Being omnipotent, God can obviously choose to create things not only quickly but also slowly. The six days mentioned in Genesis convey the spiritual, but not literal, truth of Creation.

After all, since God exists outside time, as we don’t, a day can only be metaphorical: on our earthly clock God’s six days could mean six nanoseconds or six billion years.

The Pope seems to misunderstand the nature of the modern debate. This isn’t about evolution as a formative element of the world before our eyes.

It’s about evolution as the sole and sufficient explanation of the world. Insisting, as Dawkins and other strident ignoramuses do, that Darwin’s theory explains everything has little to do with science. Nor is it even faith, as is frequently but inaccurately suggested.

It’s a pernicious ideology, on a par with Marxism, Freudianism and other determinist travesties. As such, it’s impervious to any evidence, including that supplied by science, not to mention philosophy and plain common sense.

For example, not a shred of scientific evidence supports any evolution of man’s spirit – on the contrary, evidence proves that this faculty, which defines man, was created once and for all.

Thus a Pope pursuing the truth, rather than political ends, would phrase his statement differently. He’d say something along these lines:

“It’s unscientific and therefore ignorant to deny the presence of evolutionary elements in natural history. Yet it’s even more unscientific and ignorant to insist on their self-sufficiency. And, when it comes to man, evolution, even if true, explains so little of importance as to be irrelevant. Man stands as towering testimony to Creation and the glory of God.”

We these days can’t afford to pretend to be walking through a bucolic landscape to the accompaniment of gentle birdsong. We’re walking through a minefield to the accompaniment of deadly charges going off all over the place.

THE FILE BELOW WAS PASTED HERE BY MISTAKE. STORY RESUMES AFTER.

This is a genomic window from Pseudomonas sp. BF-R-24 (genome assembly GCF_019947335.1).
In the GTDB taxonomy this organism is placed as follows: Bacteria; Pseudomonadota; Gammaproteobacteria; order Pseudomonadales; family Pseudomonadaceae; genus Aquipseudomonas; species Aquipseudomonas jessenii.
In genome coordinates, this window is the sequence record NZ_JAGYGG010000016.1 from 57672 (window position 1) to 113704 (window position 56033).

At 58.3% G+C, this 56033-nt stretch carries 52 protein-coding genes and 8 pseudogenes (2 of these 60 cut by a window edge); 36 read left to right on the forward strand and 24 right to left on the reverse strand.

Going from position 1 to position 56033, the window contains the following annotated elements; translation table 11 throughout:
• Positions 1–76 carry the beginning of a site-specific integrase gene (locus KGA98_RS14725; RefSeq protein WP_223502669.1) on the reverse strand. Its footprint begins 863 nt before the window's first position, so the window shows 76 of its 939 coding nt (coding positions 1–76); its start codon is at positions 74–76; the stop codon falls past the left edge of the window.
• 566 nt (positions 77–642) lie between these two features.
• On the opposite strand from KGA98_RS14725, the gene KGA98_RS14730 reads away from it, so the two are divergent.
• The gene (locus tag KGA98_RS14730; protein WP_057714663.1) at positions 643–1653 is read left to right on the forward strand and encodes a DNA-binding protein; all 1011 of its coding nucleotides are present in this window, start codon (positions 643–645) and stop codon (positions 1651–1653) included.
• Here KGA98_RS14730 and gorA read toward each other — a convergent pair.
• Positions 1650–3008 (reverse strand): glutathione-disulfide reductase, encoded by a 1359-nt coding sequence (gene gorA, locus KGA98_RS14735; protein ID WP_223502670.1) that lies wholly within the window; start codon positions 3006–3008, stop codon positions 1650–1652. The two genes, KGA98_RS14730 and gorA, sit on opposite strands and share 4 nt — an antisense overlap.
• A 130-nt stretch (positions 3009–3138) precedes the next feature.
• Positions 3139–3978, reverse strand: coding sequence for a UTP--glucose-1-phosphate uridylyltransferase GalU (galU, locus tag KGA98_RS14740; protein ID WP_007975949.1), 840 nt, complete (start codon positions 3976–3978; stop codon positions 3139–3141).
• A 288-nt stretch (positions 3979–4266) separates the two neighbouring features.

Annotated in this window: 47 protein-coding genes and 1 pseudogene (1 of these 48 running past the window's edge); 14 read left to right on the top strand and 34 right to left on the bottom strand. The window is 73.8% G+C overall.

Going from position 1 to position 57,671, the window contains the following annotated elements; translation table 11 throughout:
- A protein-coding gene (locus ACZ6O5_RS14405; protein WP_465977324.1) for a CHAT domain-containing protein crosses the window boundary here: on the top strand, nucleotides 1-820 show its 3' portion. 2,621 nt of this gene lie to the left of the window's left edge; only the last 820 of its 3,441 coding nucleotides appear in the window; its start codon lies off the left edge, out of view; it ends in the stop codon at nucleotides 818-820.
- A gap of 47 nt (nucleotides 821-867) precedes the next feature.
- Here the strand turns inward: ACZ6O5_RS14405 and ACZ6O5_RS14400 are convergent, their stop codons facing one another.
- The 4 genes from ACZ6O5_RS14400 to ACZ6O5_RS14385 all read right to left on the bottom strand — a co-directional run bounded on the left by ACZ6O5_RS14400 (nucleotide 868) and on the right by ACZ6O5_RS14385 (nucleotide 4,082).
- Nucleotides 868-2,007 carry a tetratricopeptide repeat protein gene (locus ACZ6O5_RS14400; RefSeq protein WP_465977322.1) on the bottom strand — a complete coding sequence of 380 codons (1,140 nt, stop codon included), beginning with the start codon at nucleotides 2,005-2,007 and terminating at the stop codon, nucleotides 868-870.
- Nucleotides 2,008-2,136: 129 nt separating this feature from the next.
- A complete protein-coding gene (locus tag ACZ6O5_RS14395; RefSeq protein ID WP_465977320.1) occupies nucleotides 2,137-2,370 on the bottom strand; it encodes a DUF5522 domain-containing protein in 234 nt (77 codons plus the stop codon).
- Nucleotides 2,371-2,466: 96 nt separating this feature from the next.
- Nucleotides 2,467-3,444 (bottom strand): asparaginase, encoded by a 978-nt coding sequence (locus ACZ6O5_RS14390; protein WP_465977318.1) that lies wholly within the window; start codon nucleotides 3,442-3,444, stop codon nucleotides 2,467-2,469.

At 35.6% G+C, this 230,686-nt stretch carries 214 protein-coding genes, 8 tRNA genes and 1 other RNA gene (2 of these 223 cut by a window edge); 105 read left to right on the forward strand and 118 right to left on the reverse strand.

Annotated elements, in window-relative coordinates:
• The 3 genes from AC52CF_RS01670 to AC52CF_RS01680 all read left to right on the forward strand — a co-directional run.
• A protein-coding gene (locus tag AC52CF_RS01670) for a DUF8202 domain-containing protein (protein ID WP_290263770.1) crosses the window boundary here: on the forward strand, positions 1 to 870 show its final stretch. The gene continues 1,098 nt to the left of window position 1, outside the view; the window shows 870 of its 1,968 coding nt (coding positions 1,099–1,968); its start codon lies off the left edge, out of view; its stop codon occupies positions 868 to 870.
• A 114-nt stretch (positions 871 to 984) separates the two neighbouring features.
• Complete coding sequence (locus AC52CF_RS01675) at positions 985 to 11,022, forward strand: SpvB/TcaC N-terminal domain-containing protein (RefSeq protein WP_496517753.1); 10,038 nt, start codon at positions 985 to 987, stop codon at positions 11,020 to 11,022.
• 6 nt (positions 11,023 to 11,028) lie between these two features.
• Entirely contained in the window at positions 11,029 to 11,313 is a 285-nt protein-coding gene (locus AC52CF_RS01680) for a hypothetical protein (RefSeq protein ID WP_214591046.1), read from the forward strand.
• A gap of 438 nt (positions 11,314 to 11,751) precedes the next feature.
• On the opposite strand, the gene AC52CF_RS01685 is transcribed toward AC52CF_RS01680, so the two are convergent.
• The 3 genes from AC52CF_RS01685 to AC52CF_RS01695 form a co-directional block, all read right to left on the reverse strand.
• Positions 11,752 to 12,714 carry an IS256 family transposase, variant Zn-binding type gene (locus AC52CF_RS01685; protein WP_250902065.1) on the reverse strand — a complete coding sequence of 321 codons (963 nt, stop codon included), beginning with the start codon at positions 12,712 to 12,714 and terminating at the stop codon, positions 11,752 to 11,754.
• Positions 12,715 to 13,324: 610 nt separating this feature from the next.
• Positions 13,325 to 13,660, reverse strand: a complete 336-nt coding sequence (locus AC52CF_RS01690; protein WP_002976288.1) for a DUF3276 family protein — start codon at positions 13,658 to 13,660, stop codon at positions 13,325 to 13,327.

Treading carefully, which in this case means weighing the consequences of every word, is a matter of life or death, and not just metaphorically speaking.

When the Church stops being militant, it stops being triumphant, and militancy by definition precludes the urge not to offend secular sensibilities, which are growing more delicate by the minute.

The Pope said little wrong, semantically. But the overall tone of his remarks has encouraged atheists – and they never forgo their militancy – to ignore the denotation and respond to the connotation.

Hence, the mendacious nonsense in The Independent: “The Pope made comments which experts said put an end to the ‘pseudo theories’ of creationism and intelligent design that some argue were encouraged by his predecessor, Benedict XVI.”

Benedict XVI believed that the world was created by God, which was a job requirement for his post. Being also a thinker and philosopher, he mocked the trumped-up conflict between ‘creationism’ and evolution.

“The doctrine of evolution,” he wrote, “does not answer every query, especially the great philosophical question: where does everything come from? And how did everything start which ultimately led to man?”

Pope Benedict, along with other intelligent men, knows that, because such questions are metaphysical, they can only have metaphysical answers. If Pope Francis knows it too, one wishes he expressed himself with the kind of clarity that would preclude lying comments in the atheist press.

No one in his right mind would interpret the Pope’s remarks as disavowing Creation. But strident ideologues, such as the anonymous ‘experts’ mentioned in The Independent, do.

If Francis’s views on evolution sit more or less comfortably within Christian doctrine, his statement on crime and punishment I’m afraid doesn’t.

Specifically, His Holiness opposed in no uncertain terms not just the death penalty but also life imprisonment. This is his right as an individual, but not as the spiritual and institutional leader of Christians.

Even on a purely individual level, his rationale is puzzling: the media and politicians, said the Pope, advocate “violence and revenge, public and private, not only against those responsible for crimes, but also against those under suspicion, justified or not”.

Right. So media and politicians favour bumping people off merely on suspicion. Perhaps they do, or rather used to, in the Pope’s native land, but one doesn’t often hear an MP, congressman or even an Independent hack advocating any such thing.

Moreover, most Western countries have abandoned the death penalty even for convicted murderers, in my view ill-advisedly. Yet Catholic teaching doesn’t proscribe capital punishment, the Pope acknowledged.